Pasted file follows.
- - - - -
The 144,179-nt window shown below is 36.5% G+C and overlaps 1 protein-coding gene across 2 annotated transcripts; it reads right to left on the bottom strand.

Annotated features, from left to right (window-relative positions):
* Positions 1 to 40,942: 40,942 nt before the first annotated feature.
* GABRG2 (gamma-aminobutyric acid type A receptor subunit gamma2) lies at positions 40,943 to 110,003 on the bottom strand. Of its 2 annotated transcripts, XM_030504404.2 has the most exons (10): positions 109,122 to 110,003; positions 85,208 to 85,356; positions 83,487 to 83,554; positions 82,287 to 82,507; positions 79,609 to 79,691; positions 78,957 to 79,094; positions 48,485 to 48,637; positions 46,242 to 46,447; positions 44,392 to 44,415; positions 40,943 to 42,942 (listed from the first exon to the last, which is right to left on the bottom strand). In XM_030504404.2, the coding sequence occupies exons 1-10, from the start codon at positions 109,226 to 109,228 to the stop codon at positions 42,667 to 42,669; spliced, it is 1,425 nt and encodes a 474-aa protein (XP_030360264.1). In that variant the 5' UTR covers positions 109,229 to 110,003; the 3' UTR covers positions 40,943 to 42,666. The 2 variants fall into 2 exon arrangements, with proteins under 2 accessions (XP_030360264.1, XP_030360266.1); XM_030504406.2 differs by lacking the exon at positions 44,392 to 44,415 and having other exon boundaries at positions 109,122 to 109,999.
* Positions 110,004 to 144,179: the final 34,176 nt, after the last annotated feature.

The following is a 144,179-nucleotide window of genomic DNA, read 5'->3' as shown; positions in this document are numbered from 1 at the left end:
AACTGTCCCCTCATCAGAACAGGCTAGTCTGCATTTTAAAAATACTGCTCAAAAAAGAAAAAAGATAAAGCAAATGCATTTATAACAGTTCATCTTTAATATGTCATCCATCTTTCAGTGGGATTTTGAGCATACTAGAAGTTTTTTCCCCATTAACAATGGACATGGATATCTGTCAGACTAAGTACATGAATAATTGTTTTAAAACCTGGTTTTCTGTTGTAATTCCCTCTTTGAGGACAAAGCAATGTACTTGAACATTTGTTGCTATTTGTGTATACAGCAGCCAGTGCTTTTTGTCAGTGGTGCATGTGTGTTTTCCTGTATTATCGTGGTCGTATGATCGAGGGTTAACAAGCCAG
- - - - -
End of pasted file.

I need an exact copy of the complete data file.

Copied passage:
The 144,179-nt window shown below is 36.5% G+C and overlaps 1 protein-coding gene across 2 annotated transcripts; it reads right to left on the bottom strand.

Annotated features, from left to right (window-relative positions):
* Positions 1 to 40,942: 40,942 nt before the first annotated feature.
* GABRG2 (gamma-aminobutyric acid type A receptor subunit gamma2) lies at positions 40,943 to 110,003 on the bottom strand. Of its 2 annotated transcripts, XM_030504404.2 has the most exons (10): positions 109,122 to 110,003; positions 85,208 to 85,356; positions 83,487 to 83,554; positions 82,287 to 82,507; positions 79,609 to 79,691; positions 78,957 to 79,094; positions 48,485 to 48,637; positions 46,242 to 46,447; positions 44,392 to 44,415; positions 40,943 to 42,942 (listed from the first exon to the last, which is right to left on the bottom strand). In XM_030504404.2, the coding sequence occupies exons 1-10, from the start codon at positions 109,226 to 109,228 to the stop codon at positions 42,667 to 42,669; spliced, it is 1,425 nt and encodes a 474-aa protein (XP_030360264.1). In that variant the 5' UTR covers positions 109,229 to 110,003; the 3' UTR covers positions 40,943 to 42,666. The 2 variants fall into 2 exon arrangements, with proteins under 2 accessions (XP_030360264.1, XP_030360266.1); XM_030504406.2 differs by lacking the exon at positions 44,392 to 44,415 and having other exon boundaries at positions 109,122 to 109,999.
* Positions 110,004 to 144,179: the final 34,176 nt, after the last annotated feature.

The following is a 144,179-nucleotide window of genomic DNA, read 5'->3' as shown; positions in this document are numbered from 1 at the left end:
AACTGTCCCCTCATCAGAACAGGCTAGTCTGCATTTTAAAAATACTGCTCAAAAAAGAAAAAAGATAAAGCAAATGCATTTATAACAGTTCATCTTTAATATGTCATCCATCTTTCAGTGGGATTTTGAGCATACTAGAAGTTTTTTCCCCATTAACAATGGACATGGATATCTGTCAGACTAAGTACATGAATAATTGTTTTAAAACCTGGTTTTCTGTTGTAATTCCCTCTTTGAGGACAAAGCAATGTACTTGAACATTTGTTGCTATTTGTGTATACAGCAGCCAGTGCTTTTTGTCAGTGGTGCATGTGTGTTTTCCTGTATTATCGTGGTCGTATGATCGAGGGTTAACAAGCCAG